elder ME:    [Thinks a moment]  With operas that’s not generally a problem.  Funnily enough, the one person where it is a problem is Wagner, because there are different publishers
Peters, and Breitkkopf, or Schotts.  So there are choices to be made with Wagner sometimes.  I am preparing my first Parsifal at the moment, which I’m going to do in London in about fifteen months’ time, and I need to fix which score I’m going to conduct from because the layout is very different, and that affects the experience you have.  What you see affects what you hear, and it’s nice in operas not to have too many bars on one page.  You can begin to get the whole fabric of itwhole big paragraphs, rather than just the little details. 

BD:    You’ve got, perhaps, the totality of western music to choose from.  How do you decide which works you are going to study and which problems you are going to try to solve?

ME:    For me that’s always a mixture.  There’s a list of works off to one side that I’m dying to get to and want to live with and have a relationship with, if you like, and there’s another list that I get asked to do.  People who have perhaps heard me do a piece will suggest that I should look certain pieces, or urge me to do things that perhaps I hadn’t necessarily thought of.  It happened the other day.  Somebody I very much admire said,
I want you to do the Brahms Requiem because I heard you do a Brahms symphony many years ago, and I thought it was a new sound in Brahms.  It sounded so interesting and different, and you could really help the Requiem because it’s a piece that can often be stodgy.  The Brahms Requiem is not a work that is anywhere near my list of pieces that I want to do, but it made me think perhaps I should look at it!  I’ve got a beautiful score of it that I bought in East Berlin when I was there.  I bought a lot of music in East Berlin before the Wall came down because it was embarrassingly cheap.  I got all that great German-Austrian repertoire in beautiful editions, and I’ve got this Requiem score.  I’ve often taken it out and looked at it, and I’ve never had the time to really get into it, but perhaps one day I will. 

BD:    Do you make sure that you have time to look at your scores, and study the scores that you have to do?

ME:    Absolutely.  One of the great joys about coming to Chicago this time, with this beautiful weather, now that the performances have started I have some time in between them, and I have an enormous study program ahead of me for this next month.  A lot of repertoire is coming up in November and December and January and February that I need to start now, sowing the seeds and getting to know some of these pieces that perhaps I haven’t ever come across before.  For instance, next month, I’m going to Birmingham, an orchestra with whom I’ve worked a long, long time.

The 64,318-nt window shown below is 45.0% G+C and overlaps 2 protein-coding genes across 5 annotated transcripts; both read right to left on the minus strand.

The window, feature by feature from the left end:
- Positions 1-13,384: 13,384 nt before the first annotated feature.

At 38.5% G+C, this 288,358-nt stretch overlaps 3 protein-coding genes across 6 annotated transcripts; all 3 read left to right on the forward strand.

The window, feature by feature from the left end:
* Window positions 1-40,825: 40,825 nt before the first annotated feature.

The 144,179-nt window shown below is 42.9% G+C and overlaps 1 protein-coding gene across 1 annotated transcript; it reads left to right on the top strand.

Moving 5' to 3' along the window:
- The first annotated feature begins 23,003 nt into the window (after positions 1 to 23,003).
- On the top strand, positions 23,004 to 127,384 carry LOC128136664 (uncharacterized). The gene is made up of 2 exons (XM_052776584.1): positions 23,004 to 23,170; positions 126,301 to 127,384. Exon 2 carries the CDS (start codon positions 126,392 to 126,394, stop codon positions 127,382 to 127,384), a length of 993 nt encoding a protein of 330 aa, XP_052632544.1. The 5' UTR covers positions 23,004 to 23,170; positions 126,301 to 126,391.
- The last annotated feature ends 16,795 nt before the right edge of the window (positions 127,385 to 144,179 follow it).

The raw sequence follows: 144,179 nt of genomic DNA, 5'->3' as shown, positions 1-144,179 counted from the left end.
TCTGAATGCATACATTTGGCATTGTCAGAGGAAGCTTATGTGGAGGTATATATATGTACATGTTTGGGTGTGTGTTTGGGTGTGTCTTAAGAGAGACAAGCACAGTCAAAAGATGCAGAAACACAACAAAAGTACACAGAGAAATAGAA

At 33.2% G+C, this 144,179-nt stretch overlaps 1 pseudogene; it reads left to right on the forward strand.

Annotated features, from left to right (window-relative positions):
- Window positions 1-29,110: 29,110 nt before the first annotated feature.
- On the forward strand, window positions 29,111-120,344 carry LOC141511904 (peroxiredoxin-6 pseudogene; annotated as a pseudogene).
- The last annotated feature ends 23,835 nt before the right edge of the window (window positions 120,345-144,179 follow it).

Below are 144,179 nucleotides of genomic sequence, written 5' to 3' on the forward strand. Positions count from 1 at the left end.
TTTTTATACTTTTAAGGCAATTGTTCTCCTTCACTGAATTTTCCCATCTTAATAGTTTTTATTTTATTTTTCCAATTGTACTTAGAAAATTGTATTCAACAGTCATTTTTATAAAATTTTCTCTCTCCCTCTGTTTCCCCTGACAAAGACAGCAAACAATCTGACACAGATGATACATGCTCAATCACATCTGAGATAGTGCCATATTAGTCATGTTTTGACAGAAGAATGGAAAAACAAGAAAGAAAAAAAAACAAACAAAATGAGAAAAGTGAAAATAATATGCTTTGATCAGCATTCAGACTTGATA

BD:    Is that Rattle’s orchestra?

ME:    Yes, and we have a very good relationship.  I’m going to do the concerto that Takemitsu wrote for the Canadian percussion group, Nexus.  Do you know this work?

BD:    I don’t know this work, but I interviewed Takemitsu when he was here in Chicago many years ago, and I’m very fond of many of his pieces.

ME:    Yes, it is exquisite music.  The five percussionists of Nexus have stations in various parts of the platform, and they all have these bells with different colored ribbons that are attached to the ceiling of the concert hall.  They’re very tiny, delicate bells, and at certain points the percussionists just shake them, and very delicately in the distance, in the heavens, come these tiny little bell sounds.  Isn’t that magic? 

BD:    Sure.

ME:    I have to study that work here, and I have to start preparing the B Minor Mass of Bach.

BD:    Now, you’re in Chicago doing Peter Grimes, and you’re studying Takemitsu, and you’re studying Bach.  Will that in any way affect the last two or three performances that you do here?

ME:    No.  What will affect the last few performances of Grimes is the continuum of having such a wonderful group of performances beautifully spaced out.

BD:    So the first three performances will affect the last three performances?

ME:    Yes.  It’s a constant evolving thing, or it must be, and it’s part of my responsibility to ensure that it is by finding the energy for each performance as if it was the only one performance by galvanizing the cast, who always give of their best.  That’s not hard because they’re a wonderful group of people, and they’re very committed and willing.  But it’s a challenge for a company to sustain a long group of performances.  Ten is a good number.  Eight is the sort of number that I’m used to, and so ten would be wonderful.

BD:    So perhaps you would have turned down the contract if it had been eighteen or twenty-two?

ME:    [Thinks a moment]  No!  That’s an academic question because I suspect no company would do eighteen performances of  Peter Grimes in one go.

BD:    Maybe if it’s going on tour?

ME:    Yes, you’re right.  I might have asked for an assistant to be allowed to do some of them in order that my own energies are not depleted.  Next time I’m going to do a very long run of performances of an opera that I adore, Simon Boccanegra, in Glyndebourne for the festival there.  The last performance is going to be in the Albert Hall, in the Henry Wood Proms, which will be a great night because of course that audience is wonderfully invigorating and supportive.